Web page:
Ehhhh?” Her voice rose higher, ending in a small screech. Until then, I didn’t know you could say “eh” with more than one syllable. “Do what?”

“Prop my head up on your knees. It’ll be easier for you to feed me, and harder for me to choke. If I sit up, my nose will start bleeding again.” That was a straight-up lie, but she was so embarrassed it sailed right past her.

Eventually, she gave in. I found myself with my head on her lap as she gingerly used chopsticks and a spoon to feed me. I took my time, and we kept up a steady stream of conversation throughout the meal.

Among other tidbits of information I discovered: I was in the year 2123.

“I don’t completely understand it myself,” Minori said as she fed me another bite, “but apparently there are some holes in the space-time continuum -- we call them ‘rips’ -- that link places on our Earth with other places and times. We’ve found people, animals, even landscapes, from possible pasts and futures. The face of the Earth, including the area around Japan, has changed as well.”

I nodded as if I understood, and pondered this information while chewing on a mouthful of noodles. “Who is this ‘we’ you’re referring to?”

“JAXA, the Japanese Aerospace Exploration Agency. As I’ve said, the Mistral Challenger is an exploration vessel, one of the new Challenger class of contra-gravity ships. Our mission will be to investigate those rips in space-time on the Earth.”

I politely swallowed my mouthful before asking another question. “How long have you been on mission?”

“Uh, technically our mission hasn’t started yet. A crew of trainees and I are ferrying the Mistral to the base where we’ll start our formal training. You’ll be interested to know that a couple of crew members are from different realities, like yourself.”

“Could you explain that part about realities?”

“Simply put, when you have portals linking two different points in time -- the past or future with the present -- and someone or something steps through, history will change for the current time and space. You are in the year 2123, but it’s almost certain that this is not the same 2123 from your reality.”

“Don’t be upset, but I still don’t get it.”

Minori gave a gallant shrug of her shoulders. “I’m not offended. Even our best scientific minds don’t really understand, either.”

I swallowed the last mouthful and smacked my lips. “Ah, that was delicious. Now, rub my tummy, please. It’ll help my digestion.”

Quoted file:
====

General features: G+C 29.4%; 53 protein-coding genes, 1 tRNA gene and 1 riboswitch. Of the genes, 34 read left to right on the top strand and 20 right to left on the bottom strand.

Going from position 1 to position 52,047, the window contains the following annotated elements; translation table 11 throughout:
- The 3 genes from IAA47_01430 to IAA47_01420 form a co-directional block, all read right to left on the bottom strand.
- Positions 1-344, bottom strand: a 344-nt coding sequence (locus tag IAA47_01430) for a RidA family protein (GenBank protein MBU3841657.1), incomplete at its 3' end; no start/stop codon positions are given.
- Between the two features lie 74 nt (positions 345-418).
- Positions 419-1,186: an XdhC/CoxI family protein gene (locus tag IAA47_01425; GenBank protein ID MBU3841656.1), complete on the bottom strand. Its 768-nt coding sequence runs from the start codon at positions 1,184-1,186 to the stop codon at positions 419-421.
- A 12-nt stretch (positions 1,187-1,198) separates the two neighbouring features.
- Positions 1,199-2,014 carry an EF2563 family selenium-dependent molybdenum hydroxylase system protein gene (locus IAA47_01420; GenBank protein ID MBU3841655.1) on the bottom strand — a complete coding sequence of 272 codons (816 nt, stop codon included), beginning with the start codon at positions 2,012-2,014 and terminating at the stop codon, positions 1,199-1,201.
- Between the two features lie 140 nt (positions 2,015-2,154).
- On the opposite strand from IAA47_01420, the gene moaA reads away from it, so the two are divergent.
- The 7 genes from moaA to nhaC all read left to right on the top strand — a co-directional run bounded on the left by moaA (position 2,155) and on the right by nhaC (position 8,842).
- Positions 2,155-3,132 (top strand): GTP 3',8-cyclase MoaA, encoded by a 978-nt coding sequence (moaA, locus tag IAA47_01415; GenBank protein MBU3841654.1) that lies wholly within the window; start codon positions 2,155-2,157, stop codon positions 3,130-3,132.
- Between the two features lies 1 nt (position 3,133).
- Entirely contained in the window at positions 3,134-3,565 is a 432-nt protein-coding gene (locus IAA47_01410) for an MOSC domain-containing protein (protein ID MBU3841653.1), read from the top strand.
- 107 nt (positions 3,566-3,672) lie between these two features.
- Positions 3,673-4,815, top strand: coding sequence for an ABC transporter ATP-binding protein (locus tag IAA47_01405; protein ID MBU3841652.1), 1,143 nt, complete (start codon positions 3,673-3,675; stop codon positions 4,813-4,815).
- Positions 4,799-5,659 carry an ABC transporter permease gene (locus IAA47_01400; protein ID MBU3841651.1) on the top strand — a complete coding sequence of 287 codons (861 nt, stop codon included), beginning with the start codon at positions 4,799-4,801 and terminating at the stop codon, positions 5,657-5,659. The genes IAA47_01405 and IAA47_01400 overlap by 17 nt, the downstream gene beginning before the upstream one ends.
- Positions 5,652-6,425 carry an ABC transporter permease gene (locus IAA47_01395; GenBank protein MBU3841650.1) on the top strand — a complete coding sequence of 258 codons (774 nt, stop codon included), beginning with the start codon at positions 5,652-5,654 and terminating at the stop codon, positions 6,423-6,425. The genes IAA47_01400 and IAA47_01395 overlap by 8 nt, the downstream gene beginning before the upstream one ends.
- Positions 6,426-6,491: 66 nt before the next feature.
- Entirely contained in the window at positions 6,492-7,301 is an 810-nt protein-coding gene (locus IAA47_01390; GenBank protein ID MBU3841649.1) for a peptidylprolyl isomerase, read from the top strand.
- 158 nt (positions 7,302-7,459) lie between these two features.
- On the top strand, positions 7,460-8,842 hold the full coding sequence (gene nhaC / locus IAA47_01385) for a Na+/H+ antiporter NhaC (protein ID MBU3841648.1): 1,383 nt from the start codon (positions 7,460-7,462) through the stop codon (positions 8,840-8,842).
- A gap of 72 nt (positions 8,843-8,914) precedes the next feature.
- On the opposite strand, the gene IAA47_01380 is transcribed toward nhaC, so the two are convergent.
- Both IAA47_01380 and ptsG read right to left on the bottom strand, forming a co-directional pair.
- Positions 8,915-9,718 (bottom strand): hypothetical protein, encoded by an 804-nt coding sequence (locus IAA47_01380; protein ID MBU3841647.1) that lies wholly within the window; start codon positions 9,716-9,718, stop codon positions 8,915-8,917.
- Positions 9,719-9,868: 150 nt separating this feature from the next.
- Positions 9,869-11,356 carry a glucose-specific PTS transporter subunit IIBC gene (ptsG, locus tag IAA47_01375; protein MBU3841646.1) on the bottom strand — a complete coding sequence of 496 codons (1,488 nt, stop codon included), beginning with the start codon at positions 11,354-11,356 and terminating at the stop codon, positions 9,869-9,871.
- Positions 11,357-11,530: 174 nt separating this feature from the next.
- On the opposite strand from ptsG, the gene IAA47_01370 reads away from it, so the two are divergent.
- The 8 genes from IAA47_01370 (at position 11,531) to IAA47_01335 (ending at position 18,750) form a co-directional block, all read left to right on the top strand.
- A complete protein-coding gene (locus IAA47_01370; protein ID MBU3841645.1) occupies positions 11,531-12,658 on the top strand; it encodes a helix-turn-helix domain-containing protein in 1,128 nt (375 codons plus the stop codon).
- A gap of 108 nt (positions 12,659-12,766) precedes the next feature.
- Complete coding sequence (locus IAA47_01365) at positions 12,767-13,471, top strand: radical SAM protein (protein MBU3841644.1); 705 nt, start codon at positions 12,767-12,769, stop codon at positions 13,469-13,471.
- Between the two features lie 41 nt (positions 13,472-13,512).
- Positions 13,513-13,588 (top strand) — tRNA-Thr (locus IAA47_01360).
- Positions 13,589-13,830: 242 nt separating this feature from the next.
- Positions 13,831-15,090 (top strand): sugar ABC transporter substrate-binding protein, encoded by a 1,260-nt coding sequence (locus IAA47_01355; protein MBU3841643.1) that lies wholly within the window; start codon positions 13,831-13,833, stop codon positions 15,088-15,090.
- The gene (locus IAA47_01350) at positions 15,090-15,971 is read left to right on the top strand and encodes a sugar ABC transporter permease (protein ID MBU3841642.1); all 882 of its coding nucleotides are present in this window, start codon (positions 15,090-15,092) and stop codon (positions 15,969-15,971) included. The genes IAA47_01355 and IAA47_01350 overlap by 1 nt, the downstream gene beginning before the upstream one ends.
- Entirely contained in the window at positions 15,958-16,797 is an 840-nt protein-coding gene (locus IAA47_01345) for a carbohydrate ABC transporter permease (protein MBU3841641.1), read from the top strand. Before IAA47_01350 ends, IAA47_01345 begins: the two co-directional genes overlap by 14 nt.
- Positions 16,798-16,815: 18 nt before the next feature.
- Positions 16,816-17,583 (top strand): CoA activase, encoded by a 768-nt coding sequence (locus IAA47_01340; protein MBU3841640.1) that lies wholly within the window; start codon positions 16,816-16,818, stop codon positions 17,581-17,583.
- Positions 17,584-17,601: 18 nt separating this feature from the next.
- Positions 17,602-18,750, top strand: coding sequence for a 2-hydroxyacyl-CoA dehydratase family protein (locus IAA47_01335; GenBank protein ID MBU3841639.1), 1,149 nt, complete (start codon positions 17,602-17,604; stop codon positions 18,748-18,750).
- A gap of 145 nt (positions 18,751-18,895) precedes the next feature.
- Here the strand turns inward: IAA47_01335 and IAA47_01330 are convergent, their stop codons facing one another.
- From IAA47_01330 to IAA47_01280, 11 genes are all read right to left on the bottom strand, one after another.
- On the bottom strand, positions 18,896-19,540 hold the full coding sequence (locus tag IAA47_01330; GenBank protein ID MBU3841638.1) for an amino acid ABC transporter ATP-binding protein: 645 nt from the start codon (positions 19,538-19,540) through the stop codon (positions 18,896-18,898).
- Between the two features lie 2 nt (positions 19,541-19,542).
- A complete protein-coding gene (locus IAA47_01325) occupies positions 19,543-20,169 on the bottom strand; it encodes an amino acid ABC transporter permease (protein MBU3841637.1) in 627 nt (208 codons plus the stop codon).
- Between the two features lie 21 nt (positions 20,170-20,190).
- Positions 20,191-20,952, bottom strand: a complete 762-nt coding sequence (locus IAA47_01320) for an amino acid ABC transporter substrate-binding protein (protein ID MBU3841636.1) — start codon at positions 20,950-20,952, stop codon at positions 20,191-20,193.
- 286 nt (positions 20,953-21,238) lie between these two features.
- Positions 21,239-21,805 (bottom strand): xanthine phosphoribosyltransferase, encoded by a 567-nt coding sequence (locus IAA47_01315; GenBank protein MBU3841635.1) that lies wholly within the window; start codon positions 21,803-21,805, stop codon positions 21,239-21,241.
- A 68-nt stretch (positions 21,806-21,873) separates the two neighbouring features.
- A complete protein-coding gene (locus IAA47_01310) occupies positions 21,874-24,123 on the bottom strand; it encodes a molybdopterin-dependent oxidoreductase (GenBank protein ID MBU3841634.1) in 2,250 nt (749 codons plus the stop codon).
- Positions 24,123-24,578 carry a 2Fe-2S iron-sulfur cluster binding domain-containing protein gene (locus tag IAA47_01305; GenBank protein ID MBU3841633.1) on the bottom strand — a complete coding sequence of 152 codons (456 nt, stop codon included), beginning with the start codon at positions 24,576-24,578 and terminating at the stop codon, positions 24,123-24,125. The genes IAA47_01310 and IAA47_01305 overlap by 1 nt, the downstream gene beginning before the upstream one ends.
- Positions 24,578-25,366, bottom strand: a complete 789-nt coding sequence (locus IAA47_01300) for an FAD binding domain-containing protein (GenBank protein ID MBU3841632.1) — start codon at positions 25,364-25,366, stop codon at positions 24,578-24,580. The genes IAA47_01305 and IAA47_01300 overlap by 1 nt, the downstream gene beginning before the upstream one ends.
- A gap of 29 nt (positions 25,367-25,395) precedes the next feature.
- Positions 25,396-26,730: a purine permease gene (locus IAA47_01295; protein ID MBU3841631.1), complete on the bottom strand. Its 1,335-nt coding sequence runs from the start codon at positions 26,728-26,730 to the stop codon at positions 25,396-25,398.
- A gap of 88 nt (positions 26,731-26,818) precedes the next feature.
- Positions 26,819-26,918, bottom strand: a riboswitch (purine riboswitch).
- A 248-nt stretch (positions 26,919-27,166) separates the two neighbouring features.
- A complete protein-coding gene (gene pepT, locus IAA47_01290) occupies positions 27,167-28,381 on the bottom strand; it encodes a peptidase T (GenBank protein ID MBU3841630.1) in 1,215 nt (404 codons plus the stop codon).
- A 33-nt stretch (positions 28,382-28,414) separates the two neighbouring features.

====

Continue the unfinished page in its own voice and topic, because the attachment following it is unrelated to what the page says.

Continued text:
By this time, she’d already grown weary of my sense of humor. She grabbed the tray and rose to her feet, letting my head hit the deck with a solid thunk.

She frowned down at me. “Why do I have this feeling that you were taking advantage of me?”

“Do you know you’re cute even upside down?” I said. Her face flushed red, and she looked quickly away. She did, in fact, look very pretty upside down but I was actually trying to distract her while I cut the last of my wrist restraints.

The bindings I’d been working on with my hidden knife fell onto the floor. The look of shock on Minori’s face when I sat up and sliced through the ropes around my ankles was priceless, a memory I knew I’d treasure for a long time.

She gave a short scream, then fell on her rump and scrambled backwards out of the cage. “What? How did you --” Her eyes widened as I stood up. I really hadn’t intended to look threatening. It must have been the knife in my hand.

At the time, though, I was just feeling rather full of myself. “It’s a secret technique taught to me by ancient masters of ninjutsu. I could show you, but then I’d have to kill myself. Or you. I can never remember which.”

I politely held my hand out to help her up while waving the other hand with the knife in the direction of the door. “So, if you could show me the exit --”

I stopped mid-sentence.

In the doorway stood a woman wearing a dark one-piece tunic belted at the waist. She was holding a drawn katana like she really knew how to use it. I’d never heard her approach.

A ninja? An Amazon ninja? That was my first impression, in the microsecond I had before the black panther at her side sprang forward with a roar. 

Miao Miao